Thursday, 26 November 2020
I only saw the incomparable Diego Armando Maradona play one in the flesh, in a friendly encounter at Wembley Stadium in the summer of 1987, when Maradona outshone everyone else on the pitch - Michel Platini and Gary Lineker- -big stars all: but not as blazingly bright as the unique urchin of Buenos Aires. El Diego’s team lost 3-0 on that day, 8 August 1987, but the score-line was irrelevant: the master had performed. (www.11v11.com/matches/football-league-v-rest-of-the-world-08-august-1987-240579/) Maradona was brave to show up for this match, as just over a year earlier, he had helped dump England out of the 1986 World Cup, in Mexico City’s Azteca Stadium, with his infamous Hand-of-God ‘Goal’. To say the least, he was widely disliked in England. I had watched that game, not in England, but in a bar in Miami, on holiday. I recall it very well. When Maradona punched in his first goal, it barely caused a ripple in the bar. The US was not, then, much interested in soccer (as it was called, in contrast the football - the US version that permits handling the ball by all players). Maradona, barely five feet five inches tall, had out-jumped England’s excellent goalkeeper, Peter Shilton, 6 feet one inches tall. But a few minutes later, when Maradona won the ball in a skirmish in the centre circle on then bumpy recently re-laid turf, and headed at speed for the England goal, leaving six desperate England players in his wake in a mazy run, before poking the ball passed an already shattered Shilton for the winning goal, the entire bar rose to its feet in unison, applauding. They- we- had just witnessed in real time, the best World Cup goal ever. And the little diablo from Argentina had scored it. Gary Lineker, in that England team, later said it was the only time he felt like clapping a goal scored against his own team. Extraordinary. Fast forward to November 2020. In the current issue of the monthly football magazine 4-4-2 whose cover is adorned by current Argentine super star, Lionel Messi, they perchance run an excellent series of articles on Maradona: the untold stories. Being barely educated urchin from a barrio on the SE outskirts of Buenos Aires, refined speech was not his forte. And so, fresh off a 6-1 thumping by Bolivia in La Paz, early in his managerial term of Argentina in October 2009, he faced off a hostile Argentine football press at the press conference before his next match, in Montevideo, opening his press conference with “You lot take it up the arse!” As 4-4-2 observed, that’s a tone setting sentence if there ever was one. Indeed. Messi said on hearing of EL Diego’s death: “He leaves us but he does not leave, because Diego is eternal.” Too true. A short life, Diego died at barely 60; but his memory will live long.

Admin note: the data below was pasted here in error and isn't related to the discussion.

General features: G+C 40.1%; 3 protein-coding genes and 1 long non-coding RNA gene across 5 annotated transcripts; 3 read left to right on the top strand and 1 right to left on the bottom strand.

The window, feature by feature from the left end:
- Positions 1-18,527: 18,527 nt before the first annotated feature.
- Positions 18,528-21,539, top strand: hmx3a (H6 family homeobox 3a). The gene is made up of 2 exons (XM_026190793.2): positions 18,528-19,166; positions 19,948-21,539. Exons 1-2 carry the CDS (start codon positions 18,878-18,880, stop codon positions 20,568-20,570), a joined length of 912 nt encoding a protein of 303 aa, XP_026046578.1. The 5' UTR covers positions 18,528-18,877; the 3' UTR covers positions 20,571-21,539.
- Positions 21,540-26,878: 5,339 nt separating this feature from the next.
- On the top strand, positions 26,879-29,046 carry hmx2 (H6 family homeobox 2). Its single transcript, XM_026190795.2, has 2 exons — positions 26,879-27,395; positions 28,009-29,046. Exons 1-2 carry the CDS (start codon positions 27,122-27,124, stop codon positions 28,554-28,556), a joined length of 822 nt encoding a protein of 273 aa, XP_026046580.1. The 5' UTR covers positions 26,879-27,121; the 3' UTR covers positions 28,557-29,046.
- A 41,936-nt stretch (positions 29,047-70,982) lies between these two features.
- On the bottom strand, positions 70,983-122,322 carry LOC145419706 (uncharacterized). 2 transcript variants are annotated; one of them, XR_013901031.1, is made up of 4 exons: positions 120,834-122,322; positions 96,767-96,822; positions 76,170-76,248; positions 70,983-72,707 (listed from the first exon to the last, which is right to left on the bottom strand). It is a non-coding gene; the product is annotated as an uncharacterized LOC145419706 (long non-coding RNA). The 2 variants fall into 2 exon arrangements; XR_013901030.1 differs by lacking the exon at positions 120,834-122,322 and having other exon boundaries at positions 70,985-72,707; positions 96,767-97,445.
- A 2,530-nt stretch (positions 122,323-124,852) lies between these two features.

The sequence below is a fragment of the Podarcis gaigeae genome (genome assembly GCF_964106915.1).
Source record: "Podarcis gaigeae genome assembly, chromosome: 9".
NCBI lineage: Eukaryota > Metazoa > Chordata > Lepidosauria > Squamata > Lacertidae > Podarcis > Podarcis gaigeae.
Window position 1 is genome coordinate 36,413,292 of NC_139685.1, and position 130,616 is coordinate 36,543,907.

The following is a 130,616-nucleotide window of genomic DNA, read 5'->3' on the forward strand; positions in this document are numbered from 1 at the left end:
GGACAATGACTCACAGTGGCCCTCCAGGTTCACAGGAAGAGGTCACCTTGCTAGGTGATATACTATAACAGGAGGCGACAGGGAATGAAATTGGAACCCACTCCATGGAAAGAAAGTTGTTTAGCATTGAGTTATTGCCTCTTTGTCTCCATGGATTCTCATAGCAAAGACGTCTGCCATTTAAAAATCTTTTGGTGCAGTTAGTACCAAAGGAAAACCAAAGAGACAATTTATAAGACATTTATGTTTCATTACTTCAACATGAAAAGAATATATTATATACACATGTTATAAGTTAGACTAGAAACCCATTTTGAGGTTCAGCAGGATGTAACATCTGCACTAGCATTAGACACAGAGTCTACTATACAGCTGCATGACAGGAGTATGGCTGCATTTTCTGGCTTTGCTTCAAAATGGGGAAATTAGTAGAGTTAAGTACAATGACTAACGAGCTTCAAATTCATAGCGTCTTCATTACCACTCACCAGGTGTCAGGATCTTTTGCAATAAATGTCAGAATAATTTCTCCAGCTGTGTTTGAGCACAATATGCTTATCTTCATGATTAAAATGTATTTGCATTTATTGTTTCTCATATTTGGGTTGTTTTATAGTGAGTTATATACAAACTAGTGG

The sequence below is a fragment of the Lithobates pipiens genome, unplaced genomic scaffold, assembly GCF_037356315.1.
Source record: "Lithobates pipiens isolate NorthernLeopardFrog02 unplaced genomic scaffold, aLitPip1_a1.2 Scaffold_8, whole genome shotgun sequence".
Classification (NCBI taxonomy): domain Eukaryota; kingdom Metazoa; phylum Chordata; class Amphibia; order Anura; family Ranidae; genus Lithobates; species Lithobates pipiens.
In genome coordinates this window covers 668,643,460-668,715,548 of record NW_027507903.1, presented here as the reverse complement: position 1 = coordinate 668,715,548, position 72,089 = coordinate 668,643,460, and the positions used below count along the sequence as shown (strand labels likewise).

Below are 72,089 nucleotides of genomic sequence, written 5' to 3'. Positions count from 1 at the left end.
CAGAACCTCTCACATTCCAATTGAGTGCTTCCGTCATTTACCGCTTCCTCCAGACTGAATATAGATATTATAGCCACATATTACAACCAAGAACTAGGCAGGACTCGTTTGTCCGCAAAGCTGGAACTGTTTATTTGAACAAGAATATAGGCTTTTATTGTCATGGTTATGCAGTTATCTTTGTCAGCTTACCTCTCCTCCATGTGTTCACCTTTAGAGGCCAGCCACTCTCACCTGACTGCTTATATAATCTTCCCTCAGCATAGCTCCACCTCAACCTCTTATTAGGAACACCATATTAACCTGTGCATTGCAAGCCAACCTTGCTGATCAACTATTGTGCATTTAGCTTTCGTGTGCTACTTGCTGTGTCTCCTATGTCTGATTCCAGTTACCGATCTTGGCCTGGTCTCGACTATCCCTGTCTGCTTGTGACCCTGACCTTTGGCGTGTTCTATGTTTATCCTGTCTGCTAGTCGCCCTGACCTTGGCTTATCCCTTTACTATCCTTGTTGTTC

Wednesday, 25 November 2020